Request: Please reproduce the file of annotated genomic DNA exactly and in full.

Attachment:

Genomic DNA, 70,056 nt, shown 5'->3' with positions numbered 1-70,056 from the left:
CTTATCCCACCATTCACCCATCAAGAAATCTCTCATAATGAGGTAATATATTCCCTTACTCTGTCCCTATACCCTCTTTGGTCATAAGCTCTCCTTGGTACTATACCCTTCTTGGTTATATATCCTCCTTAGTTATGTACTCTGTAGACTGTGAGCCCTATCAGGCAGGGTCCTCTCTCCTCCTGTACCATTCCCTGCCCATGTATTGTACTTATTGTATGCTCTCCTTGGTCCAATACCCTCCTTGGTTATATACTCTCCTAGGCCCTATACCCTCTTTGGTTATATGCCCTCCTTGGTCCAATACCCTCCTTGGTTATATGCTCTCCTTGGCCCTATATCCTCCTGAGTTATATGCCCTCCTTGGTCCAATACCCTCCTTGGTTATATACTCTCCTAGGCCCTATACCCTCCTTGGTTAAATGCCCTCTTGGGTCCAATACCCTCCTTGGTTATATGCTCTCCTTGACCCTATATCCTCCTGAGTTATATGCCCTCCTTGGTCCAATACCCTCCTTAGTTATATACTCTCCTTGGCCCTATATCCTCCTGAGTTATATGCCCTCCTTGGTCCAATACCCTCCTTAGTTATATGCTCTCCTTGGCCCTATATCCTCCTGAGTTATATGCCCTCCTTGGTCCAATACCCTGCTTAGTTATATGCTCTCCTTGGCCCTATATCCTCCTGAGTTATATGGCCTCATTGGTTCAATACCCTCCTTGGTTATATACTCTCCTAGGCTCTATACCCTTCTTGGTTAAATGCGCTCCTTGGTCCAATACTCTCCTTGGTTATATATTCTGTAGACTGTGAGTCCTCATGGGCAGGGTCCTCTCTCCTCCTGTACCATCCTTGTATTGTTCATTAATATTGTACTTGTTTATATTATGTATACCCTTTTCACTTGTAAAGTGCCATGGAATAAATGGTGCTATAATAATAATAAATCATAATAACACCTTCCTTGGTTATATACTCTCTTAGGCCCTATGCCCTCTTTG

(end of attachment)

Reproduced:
Genomic DNA, 70,056 nt, shown 5'->3' with positions numbered 1-70,056 from the left:
CTTATCCCACCATTCACCCATCAAGAAATCTCTCATAATGAGGTAATATATTCCCTTACTCTGTCCCTATACCCTCTTTGGTCATAAGCTCTCCTTGGTACTATACCCTTCTTGGTTATATATCCTCCTTAGTTATGTACTCTGTAGACTGTGAGCCCTATCAGGCAGGGTCCTCTCTCCTCCTGTACCATTCCCTGCCCATGTATTGTACTTATTGTATGCTCTCCTTGGTCCAATACCCTCCTTGGTTATATACTCTCCTAGGCCCTATACCCTCTTTGGTTATATGCCCTCCTTGGTCCAATACCCTCCTTGGTTATATGCTCTCCTTGGCCCTATATCCTCCTGAGTTATATGCCCTCCTTGGTCCAATACCCTCCTTGGTTATATACTCTCCTAGGCCCTATACCCTCCTTGGTTAAATGCCCTCTTGGGTCCAATACCCTCCTTGGTTATATGCTCTCCTTGACCCTATATCCTCCTGAGTTATATGCCCTCCTTGGTCCAATACCCTCCTTAGTTATATACTCTCCTTGGCCCTATATCCTCCTGAGTTATATGCCCTCCTTGGTCCAATACCCTCCTTAGTTATATGCTCTCCTTGGCCCTATATCCTCCTGAGTTATATGCCCTCCTTGGTCCAATACCCTGCTTAGTTATATGCTCTCCTTGGCCCTATATCCTCCTGAGTTATATGGCCTCATTGGTTCAATACCCTCCTTGGTTATATACTCTCCTAGGCTCTATACCCTTCTTGGTTAAATGCGCTCCTTGGTCCAATACTCTCCTTGGTTATATATTCTGTAGACTGTGAGTCCTCATGGGCAGGGTCCTCTCTCCTCCTGTACCATCCTTGTATTGTTCATTAATATTGTACTTGTTTATATTATGTATACCCTTTTCACTTGTAAAGTGCCATGGAATAAATGGTGCTATAATAATAATAAATCATAATAACACCTTCCTTGGTTATATACTCTCTTAGGCCCTATGCCCTCTTTG